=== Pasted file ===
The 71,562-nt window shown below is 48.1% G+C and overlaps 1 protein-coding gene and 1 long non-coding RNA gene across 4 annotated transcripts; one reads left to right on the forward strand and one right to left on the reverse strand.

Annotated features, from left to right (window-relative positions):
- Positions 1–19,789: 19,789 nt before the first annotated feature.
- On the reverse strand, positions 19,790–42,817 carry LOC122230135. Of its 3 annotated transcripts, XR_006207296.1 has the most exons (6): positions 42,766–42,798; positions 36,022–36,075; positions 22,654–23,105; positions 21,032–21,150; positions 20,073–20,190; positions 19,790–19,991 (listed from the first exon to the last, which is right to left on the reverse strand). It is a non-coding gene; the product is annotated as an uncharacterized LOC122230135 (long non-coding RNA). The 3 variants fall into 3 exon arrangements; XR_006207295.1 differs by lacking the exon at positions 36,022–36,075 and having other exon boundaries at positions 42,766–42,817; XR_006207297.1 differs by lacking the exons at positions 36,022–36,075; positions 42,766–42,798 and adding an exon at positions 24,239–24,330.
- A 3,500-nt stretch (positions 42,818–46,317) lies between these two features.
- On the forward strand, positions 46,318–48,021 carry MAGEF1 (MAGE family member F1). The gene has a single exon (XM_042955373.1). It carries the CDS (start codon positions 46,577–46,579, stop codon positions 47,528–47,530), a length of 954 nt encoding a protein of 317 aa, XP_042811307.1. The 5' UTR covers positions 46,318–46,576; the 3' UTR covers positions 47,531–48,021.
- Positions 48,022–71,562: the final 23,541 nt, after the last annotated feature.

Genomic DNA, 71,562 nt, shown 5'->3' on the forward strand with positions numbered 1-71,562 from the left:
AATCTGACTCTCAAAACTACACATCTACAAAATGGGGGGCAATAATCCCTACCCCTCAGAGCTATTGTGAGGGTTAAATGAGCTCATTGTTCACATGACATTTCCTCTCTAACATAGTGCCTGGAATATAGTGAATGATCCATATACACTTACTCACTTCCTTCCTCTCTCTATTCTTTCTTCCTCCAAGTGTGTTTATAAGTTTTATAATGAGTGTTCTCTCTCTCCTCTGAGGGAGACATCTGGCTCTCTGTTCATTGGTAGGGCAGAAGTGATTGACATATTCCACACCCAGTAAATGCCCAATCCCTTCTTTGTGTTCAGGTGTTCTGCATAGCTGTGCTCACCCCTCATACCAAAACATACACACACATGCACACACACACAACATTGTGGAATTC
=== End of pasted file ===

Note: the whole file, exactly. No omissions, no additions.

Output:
The 71,562-nt window shown below is 48.1% G+C and overlaps 1 protein-coding gene and 1 long non-coding RNA gene across 4 annotated transcripts; one reads left to right on the forward strand and one right to left on the reverse strand.

Annotated features, from left to right (window-relative positions):
- Positions 1–19,789: 19,789 nt before the first annotated feature.
- On the reverse strand, positions 19,790–42,817 carry LOC122230135. Of its 3 annotated transcripts, XR_006207296.1 has the most exons (6): positions 42,766–42,798; positions 36,022–36,075; positions 22,654–23,105; positions 21,032–21,150; positions 20,073–20,190; positions 19,790–19,991 (listed from the first exon to the last, which is right to left on the reverse strand). It is a non-coding gene; the product is annotated as an uncharacterized LOC122230135 (long non-coding RNA). The 3 variants fall into 3 exon arrangements; XR_006207295.1 differs by lacking the exon at positions 36,022–36,075 and having other exon boundaries at positions 42,766–42,817; XR_006207297.1 differs by lacking the exons at positions 36,022–36,075; positions 42,766–42,798 and adding an exon at positions 24,239–24,330.
- A 3,500-nt stretch (positions 42,818–46,317) lies between these two features.
- On the forward strand, positions 46,318–48,021 carry MAGEF1 (MAGE family member F1). The gene has a single exon (XM_042955373.1). It carries the CDS (start codon positions 46,577–46,579, stop codon positions 47,528–47,530), a length of 954 nt encoding a protein of 317 aa, XP_042811307.1. The 5' UTR covers positions 46,318–46,576; the 3' UTR covers positions 47,531–48,021.
- Positions 48,022–71,562: the final 23,541 nt, after the last annotated feature.

Genomic DNA, 71,562 nt, shown 5'->3' on the forward strand with positions numbered 1-71,562 from the left:
AATCTGACTCTCAAAACTACACATCTACAAAATGGGGGGCAATAATCCCTACCCCTCAGAGCTATTGTGAGGGTTAAATGAGCTCATTGTTCACATGACATTTCCTCTCTAACATAGTGCCTGGAATATAGTGAATGATCCATATACACTTACTCACTTCCTTCCTCTCTCTATTCTTTCTTCCTCCAAGTGTGTTTATAAGTTTTATAATGAGTGTTCTCTCTCTCCTCTGAGGGAGACATCTGGCTCTCTGTTCATTGGTAGGGCAGAAGTGATTGACATATTCCACACCCAGTAAATGCCCAATCCCTTCTTTGTGTTCAGGTGTTCTGCATAGCTGTGCTCACCCCTCATACCAAAACATACACACACATGCACACACACACAACATTGTGGAATTC